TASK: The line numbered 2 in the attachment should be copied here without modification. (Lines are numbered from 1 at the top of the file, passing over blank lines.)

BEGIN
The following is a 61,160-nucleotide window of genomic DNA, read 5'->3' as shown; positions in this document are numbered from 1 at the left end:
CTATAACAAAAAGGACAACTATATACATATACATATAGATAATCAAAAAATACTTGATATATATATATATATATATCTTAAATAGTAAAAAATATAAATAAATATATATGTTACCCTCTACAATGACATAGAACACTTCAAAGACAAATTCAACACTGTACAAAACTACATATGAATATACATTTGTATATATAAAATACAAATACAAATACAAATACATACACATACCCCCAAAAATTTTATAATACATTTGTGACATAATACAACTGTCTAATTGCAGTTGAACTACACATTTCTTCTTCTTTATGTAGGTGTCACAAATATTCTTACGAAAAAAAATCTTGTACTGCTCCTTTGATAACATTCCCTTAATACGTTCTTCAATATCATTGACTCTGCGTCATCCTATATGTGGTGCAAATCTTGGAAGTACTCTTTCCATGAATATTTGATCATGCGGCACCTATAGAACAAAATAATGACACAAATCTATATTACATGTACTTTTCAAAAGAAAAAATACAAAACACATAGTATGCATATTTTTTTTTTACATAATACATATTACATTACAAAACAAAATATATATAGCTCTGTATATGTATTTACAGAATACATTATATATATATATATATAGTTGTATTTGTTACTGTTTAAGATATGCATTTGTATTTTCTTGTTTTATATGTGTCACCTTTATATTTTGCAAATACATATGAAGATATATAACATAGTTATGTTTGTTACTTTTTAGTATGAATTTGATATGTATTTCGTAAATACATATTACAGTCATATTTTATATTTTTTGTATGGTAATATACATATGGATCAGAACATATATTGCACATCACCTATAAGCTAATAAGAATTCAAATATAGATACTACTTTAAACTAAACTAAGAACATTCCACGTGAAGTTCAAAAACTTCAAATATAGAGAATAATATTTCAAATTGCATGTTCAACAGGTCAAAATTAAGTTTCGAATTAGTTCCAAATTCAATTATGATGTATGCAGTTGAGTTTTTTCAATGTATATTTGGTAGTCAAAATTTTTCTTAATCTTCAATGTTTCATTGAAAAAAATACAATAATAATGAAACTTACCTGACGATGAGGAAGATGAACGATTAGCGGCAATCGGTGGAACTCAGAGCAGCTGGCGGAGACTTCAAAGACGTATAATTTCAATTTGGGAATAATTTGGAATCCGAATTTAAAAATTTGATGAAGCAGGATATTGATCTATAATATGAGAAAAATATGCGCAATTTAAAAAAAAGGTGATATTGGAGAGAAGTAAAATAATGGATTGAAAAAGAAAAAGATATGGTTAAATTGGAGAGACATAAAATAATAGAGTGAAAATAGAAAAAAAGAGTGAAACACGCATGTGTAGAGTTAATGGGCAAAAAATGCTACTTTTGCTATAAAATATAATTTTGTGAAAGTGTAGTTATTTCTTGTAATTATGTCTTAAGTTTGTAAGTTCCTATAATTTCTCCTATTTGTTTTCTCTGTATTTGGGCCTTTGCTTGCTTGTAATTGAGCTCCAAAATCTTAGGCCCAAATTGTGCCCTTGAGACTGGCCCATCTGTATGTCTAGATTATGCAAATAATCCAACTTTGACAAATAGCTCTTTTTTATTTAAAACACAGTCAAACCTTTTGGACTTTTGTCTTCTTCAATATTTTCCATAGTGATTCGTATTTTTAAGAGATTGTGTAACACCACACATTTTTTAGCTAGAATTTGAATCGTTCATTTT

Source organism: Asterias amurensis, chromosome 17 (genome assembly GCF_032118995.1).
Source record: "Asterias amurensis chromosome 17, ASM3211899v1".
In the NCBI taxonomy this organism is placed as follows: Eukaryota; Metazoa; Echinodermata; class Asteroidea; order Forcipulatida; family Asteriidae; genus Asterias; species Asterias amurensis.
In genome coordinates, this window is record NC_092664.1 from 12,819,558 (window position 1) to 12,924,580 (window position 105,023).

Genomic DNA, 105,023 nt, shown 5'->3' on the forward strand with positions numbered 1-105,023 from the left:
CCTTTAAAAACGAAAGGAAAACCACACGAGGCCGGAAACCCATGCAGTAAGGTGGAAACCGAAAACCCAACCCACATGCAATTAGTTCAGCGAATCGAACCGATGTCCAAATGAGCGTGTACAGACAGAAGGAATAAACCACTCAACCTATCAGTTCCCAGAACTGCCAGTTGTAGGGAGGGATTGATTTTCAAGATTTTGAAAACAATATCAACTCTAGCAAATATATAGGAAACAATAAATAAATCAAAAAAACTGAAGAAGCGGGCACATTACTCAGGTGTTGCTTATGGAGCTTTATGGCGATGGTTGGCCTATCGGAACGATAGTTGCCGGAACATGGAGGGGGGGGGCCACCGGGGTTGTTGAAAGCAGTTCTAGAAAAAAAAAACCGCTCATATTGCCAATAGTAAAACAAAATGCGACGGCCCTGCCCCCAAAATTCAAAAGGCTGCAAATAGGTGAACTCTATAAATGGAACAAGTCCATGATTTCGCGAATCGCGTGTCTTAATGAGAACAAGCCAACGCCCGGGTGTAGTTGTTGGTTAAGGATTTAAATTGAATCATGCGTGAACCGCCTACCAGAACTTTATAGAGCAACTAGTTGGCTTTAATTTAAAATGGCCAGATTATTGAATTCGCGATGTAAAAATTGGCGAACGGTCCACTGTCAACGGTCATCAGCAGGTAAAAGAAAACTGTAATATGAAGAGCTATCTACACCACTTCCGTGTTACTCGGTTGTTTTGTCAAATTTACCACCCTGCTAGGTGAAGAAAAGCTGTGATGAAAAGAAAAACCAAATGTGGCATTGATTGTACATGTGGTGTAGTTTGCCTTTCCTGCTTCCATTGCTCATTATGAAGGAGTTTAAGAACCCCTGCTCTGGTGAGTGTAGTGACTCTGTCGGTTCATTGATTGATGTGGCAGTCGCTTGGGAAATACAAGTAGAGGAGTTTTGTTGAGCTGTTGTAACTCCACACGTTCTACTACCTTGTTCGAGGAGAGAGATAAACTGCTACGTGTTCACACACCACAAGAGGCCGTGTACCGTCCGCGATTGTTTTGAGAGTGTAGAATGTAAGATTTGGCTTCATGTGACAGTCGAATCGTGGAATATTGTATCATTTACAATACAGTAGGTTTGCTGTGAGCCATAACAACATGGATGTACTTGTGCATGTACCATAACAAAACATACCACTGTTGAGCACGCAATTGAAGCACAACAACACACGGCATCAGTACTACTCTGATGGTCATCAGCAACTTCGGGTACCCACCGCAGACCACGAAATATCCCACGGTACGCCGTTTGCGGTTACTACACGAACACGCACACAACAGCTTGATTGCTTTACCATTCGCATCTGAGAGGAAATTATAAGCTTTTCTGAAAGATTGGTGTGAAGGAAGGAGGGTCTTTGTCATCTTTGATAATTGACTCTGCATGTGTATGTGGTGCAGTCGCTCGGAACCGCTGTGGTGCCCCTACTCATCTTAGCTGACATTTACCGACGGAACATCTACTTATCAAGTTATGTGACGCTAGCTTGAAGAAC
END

CTATAACAAAAAGGACAACTATATACATATACATATAGATAATCAAAAAATACTTGATATATATATATATATATATCTTAAATAGTAAAAAATATAAATAAATATATATGTTACCCTCTACAATGACATAGAACACTTCAAAGACAAATTCAACACTGTACAAAACTACATATGAATATACATTTGTATATATAAAATACAAATACAAATACAAATACATACACATACCCCCAAAAATTTTATAATACATTTGTGACATAATACAACTGTCTAATTGCAGTTGAACTACACATTTCTTCTTCTTTATGTAGGTGTCACAAATATTCTTACGAAAAAAAATCTTGTACTGCTCCTTTGATAACATTCCCTTAATACGTTCTTCAATATCATTGACTCTGCGTCATCCTATATGTGGTGCAAATCTTGGAAGTACTCTTTCCATGAATATTTGATCATGCGGCACCTATAGAACAAAATAATGACACAAATCTATATTACATGTACTTTTCAAAAGAAAAAATACAAAACACATAGTATGCATATTTTTTTTTTACATAATACATATTACATTACAAAACAAAATATATATAGCTCTGTATATGTATTTACAGAATACATTATATATATATATATATAGTTGTATTTGTTACTGTTTAAGATATGCATTTGTATTTTCTTGTTTTATATGTGTCACCTTTATATTTTGCAAATACATATGAAGATATATAACATAGTTATGTTTGTTACTTTTTAGTATGAATTTGATATGTATTTCGTAAATACATATTACAGTCATATTTTATATTTTTTGTATGGTAATATACATATGGATCAGAACATATATTGCACATCACCTATAAGCTAATAAGAATTCAAATATAGATACTACTTTAAACTAAACTAAGAACATTCCACGTGAAGTTCAAAAACTTCAAATATAGAGAATAATATTTCAAATTGCATGTTCAACAGGTCAAAATTAAGTTTCGAATTAGTTCCAAATTCAATTATGATGTATGCAGTTGAGTTTTTTCAATGTATATTTGGTAGTCAAAATTTTTCTTAATCTTCAATGTTTCATTGAAAAAAATACAATAATAATGAAACTTACCTGACGATGAGGAAGATGAACGATTAGCGGCAATCGGTGGAACTCAGAGCAGCTGGCGGAGACTTCAAAGACGTATAATTTCAATTTGGGAATAATTTGGAATCCGAATTTAAAAATTTGATGAAGCAGGATATTGATCTATAATATGAGAAAAATATGCGCAATTTAAAAAAAAGGTGATATTGGAGAGAAGTAAAATAATGGATTGAAAAAGAAAAAGATATGGTTAAATTGGAGAGACATAAAATAATAGAGTGAAAATAGAAAAAAAGAGTGAAACACGCATGTGTAGAGTTAATGGGCAAAAAATGCTACTTTTGCTATAAAATATAATTTTGTGAAAGTGTAGTTATTTCTTGTAATTATGTCTTAAGTTTGTAAGTTCCTATAATTTCTCCTATTTGTTTTCTCTGTATTTGGGCCTTTGCTTGCTTGTAATTGAGCTCCAAAATCTTAGGCCCAAATTGTGCCCTTGAGACTGGCCCATCTGTATGTCTAGATTATGCAAATAATCCAACTTTGACAAATAGCTCTTTTTTATTTAAAACACAGTCAAACCTTTTGGACTTTTGTCTTCTTCAATATTTTCCATAGTGATTCGTATTTTTAAGAGATTGTGTAACACCACACATTTTTTAGCTAGAATTTGAATCGTTCATTTT